Ankle Arthroscopy North Augusta SC

This page provides useful content and local businesses that can help with your search for Ankle Arthroscopy. You will find helpful, informative articles about Ankle Arthroscopy, including "Ankle Arthroscopy". You will also find local businesses that provide the products or services that you are looking for. Please scroll down to find the local resources in North Augusta, SC that will answer all of your questions about Ankle Arthroscopy.

Mercer T Bridges, MD FACS
618 Bramble Rd
North Augusta, SC
Gender
Male
Education
Medical School: Georgia
Graduation Year: 1963

Data Provided By:
Raymond Scott Corpe, MD
(706) 721-2318
1120 15th St
Augusta, GA
Specialties
Orthopedics
Gender
Male
Education
Medical School: Med Coll Of Ga Sch Of Med, Augusta Ga 30912
Graduation Year: 1980

Data Provided By:
Dale Nicholas Reed
(706) 721-3056
1120 15th St
Augusta, GA
Specialty
Orthopedic Surgery

Data Provided By:
David M Cearley, MD
1120 15th St
Augusta, GA
Specialties
Orthopedics
Gender
Male
Education
Medical School: Tx A & M Univ Coll Of Med, College Station Tx 77843
Graduation Year: 1999

Data Provided By:
Paul James Herzwurm, MD
(706) 722-3401
811 13th St Bldg 3 Ste 20
Augusta, GA
Specialties
Orthopedics
Gender
Male
Education
Medical School: Med Coll Of Ga Sch Of Med, Augusta Ga 30912
Graduation Year: 1986

Data Provided By:
Samuel Ray Schroerlucke
(706) 721-1801
1120 15th St
Augusta, GA
Specialty
Orthopedic Surgery

Data Provided By:
Leroy Robert Fullerton
(706) 722-3401
811 13th St
Augusta, GA
Specialty
Orthopedic Surgery

Data Provided By:
Eric David Lincoln
(706) 721-1633
1120 15th St
Augusta, GA
Specialty
Orthopedic Surgery

Data Provided By:
Tyler Gunderson, MD
(706) 721-1633
1120 15th St
Augusta, GA
Specialties
Orthopedics
Gender
Male
Education
Graduation Year: 2007

Data Provided By:
David M Hunter
(706) 721-7529
1120 15th St
Augusta, GA
Specialty
Orthopedic Surgery, Sports Medicine

Data Provided By:
Data Provided By:

Ankle Arthroscopy

A Patient's Guide to Ankle Arthroscopy

Introduction

Arthroscopy is a procedure where a small video camera attached to a fiberoptic lens is inserted into the body to allow a physician or surgeon to see without making a large incision. Arthroscopy is now used to evaluate and treat orthopedic problems in many different joints of the body. The ankle joint is one of the common joints that arthroscopy is used to evaluate and treat problems with this minimally invasive technique.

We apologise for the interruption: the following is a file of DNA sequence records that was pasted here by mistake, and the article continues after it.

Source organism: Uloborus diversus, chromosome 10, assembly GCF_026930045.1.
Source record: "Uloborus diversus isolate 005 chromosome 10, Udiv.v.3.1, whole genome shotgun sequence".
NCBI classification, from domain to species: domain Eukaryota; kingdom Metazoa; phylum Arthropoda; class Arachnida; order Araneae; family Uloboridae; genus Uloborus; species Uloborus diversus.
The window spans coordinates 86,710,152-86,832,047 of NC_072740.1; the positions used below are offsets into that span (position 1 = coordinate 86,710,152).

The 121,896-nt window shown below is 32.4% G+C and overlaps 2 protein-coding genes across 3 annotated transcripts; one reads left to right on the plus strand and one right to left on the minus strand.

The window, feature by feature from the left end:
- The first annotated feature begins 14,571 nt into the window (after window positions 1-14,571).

This guide will help you understand

  • what parts of the ankle are treated during ankle arthroscopy
  • what types of conditions are treated with ankle arthroscopy
  • what to expect before and after ankle arthroscopy

Anatomy

What parts of the ankle are involved?

The ankle joint is formed by the connection of three bones. The top of the talus fits inside a socket that is formed by the lower end of the tibia (shinbone) and the fibula (the small bone of the lower leg). The bottom of the talus sits on the heel bone, called the calcaneus.

Ligaments are tough bands of tissue that connect bones together. Three ligaments make up the lateral ligament complex on the side of the ankle farthest from the other ankle. They are the anterior talofibular ligament (ATFL), the calcaneofibular ligament (CFL), and the posterior talofibular ligament (PTFL).

The common ankle sprain, or inversion injury to the ankle, usually involves two ligaments, the ATFL and CFL. Normally, the ATFL keeps the ankle from sliding forward, and the CFL keeps the ankle from rolling inward on its side. On the side of the ankle joint closest to the other foot (the medial side) is another ligament called the deltoid ligament.

The deltoid ligament can be torn, but it is usually torn in a combination of injuries when the ankle is broken; it is uncommon to injure the deltoid ligament alone.

The ankle joint is surrounded by a water tight pocket called the joint capsule. This capsule is formed by ligaments, connective tissue and synovial tissue. When the joint capsule is filled with sterile saline and is distended, the surgeon can insert the arthroscope into the pocket that is formed, turn on the lights and the camera and see inside the ankle joint as if looking into an aquarium. The surgeon can see the structures that are inside the ankle joint including the joint surfaces of the distal tibia, fibula and talus and the synovial lining of the joint.

Rationale

What does my surgeon hope to accomplish?

When ankle arthroscopy first became available it was used primarily to look inside the ankle joint and make a diagnosis. Today, ankle arthroscopy is used to perform a wide range of surgical procedures including confirming a diagnosis, removing loose bodies, removing bone spurs, debriding excess inflamed synovial tissue, and fixing fractures of the joint surface.

Your surgeon's goal is to fix or improve your problem by performing a s...

Click here to read the rest of this article from eOrthopod.com